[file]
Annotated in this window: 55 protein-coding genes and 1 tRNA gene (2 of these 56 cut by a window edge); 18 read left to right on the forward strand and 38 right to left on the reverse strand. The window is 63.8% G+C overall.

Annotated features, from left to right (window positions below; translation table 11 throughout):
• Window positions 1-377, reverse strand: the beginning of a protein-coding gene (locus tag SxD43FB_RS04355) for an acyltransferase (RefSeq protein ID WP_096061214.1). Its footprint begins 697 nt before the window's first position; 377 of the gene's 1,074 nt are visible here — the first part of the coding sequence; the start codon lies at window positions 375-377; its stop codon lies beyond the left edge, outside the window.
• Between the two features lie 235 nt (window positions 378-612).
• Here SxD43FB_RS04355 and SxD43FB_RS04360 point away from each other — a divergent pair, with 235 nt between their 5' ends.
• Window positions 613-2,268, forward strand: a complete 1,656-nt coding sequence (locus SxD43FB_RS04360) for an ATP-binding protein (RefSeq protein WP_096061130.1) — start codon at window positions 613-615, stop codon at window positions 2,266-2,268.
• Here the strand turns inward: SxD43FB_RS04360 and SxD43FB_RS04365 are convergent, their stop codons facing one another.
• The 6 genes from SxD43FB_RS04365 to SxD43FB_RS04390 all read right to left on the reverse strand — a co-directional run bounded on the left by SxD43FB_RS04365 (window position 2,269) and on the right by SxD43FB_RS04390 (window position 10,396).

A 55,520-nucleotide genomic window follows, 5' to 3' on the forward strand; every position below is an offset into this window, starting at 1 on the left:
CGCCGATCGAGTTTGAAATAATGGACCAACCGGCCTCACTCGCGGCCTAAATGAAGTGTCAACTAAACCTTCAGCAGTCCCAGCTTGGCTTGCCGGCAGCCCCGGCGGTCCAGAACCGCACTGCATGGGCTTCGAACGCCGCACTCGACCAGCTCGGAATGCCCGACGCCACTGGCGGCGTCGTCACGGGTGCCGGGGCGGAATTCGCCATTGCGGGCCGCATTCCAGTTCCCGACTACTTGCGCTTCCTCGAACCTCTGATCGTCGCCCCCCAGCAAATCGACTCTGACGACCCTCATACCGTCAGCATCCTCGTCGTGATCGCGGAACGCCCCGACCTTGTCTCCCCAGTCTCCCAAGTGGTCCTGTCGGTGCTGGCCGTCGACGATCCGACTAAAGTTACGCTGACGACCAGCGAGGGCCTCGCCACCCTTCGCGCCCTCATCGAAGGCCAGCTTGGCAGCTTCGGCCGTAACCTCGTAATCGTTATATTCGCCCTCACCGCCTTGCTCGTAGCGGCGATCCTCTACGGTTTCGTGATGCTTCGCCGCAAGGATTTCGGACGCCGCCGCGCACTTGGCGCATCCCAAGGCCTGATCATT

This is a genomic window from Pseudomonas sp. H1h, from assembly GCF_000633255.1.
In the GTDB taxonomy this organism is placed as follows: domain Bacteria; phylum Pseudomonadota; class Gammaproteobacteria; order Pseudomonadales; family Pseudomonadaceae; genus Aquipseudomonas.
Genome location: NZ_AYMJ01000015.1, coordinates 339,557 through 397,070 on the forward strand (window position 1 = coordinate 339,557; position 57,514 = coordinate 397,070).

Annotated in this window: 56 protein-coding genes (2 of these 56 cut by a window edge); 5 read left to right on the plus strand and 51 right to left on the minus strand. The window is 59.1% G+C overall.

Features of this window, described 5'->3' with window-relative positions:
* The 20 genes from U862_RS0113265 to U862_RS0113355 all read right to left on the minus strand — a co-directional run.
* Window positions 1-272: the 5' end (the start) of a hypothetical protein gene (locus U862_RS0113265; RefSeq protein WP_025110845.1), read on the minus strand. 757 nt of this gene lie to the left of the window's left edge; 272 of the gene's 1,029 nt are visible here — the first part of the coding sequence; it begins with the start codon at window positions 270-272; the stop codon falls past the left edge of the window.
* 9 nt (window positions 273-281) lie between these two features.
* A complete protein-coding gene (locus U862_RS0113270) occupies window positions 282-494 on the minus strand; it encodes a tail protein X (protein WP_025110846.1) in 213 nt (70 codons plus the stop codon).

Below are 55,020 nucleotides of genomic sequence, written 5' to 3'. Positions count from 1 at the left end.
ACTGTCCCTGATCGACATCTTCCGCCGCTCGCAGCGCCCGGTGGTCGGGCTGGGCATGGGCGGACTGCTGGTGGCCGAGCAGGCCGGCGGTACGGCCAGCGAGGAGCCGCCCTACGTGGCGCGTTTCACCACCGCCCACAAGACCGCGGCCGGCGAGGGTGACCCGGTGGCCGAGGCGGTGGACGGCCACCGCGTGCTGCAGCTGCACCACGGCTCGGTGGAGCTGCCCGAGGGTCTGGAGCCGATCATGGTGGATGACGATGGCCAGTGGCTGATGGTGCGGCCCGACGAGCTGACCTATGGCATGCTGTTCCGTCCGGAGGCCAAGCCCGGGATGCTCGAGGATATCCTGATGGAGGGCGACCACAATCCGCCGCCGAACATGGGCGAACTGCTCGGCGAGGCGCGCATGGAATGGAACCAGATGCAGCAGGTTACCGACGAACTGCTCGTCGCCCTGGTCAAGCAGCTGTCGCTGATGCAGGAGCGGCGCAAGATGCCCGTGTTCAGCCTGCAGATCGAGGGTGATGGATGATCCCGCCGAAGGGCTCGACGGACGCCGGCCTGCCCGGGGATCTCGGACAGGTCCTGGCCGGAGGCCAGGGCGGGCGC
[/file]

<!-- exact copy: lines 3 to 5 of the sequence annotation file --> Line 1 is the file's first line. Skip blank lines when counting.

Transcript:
• Window positions 1-377, reverse strand: the beginning of a protein-coding gene (locus tag SxD43FB_RS04355) for an acyltransferase (RefSeq protein ID WP_096061214.1). Its footprint begins 697 nt before the window's first position; 377 of the gene's 1,074 nt are visible here — the first part of the coding sequence; the start codon lies at window positions 375-377; its stop codon lies beyond the left edge, outside the window.
• Between the two features lie 235 nt (window positions 378-612).
• Here SxD43FB_RS04355 and SxD43FB_RS04360 point away from each other — a divergent pair, with 235 nt between their 5' ends.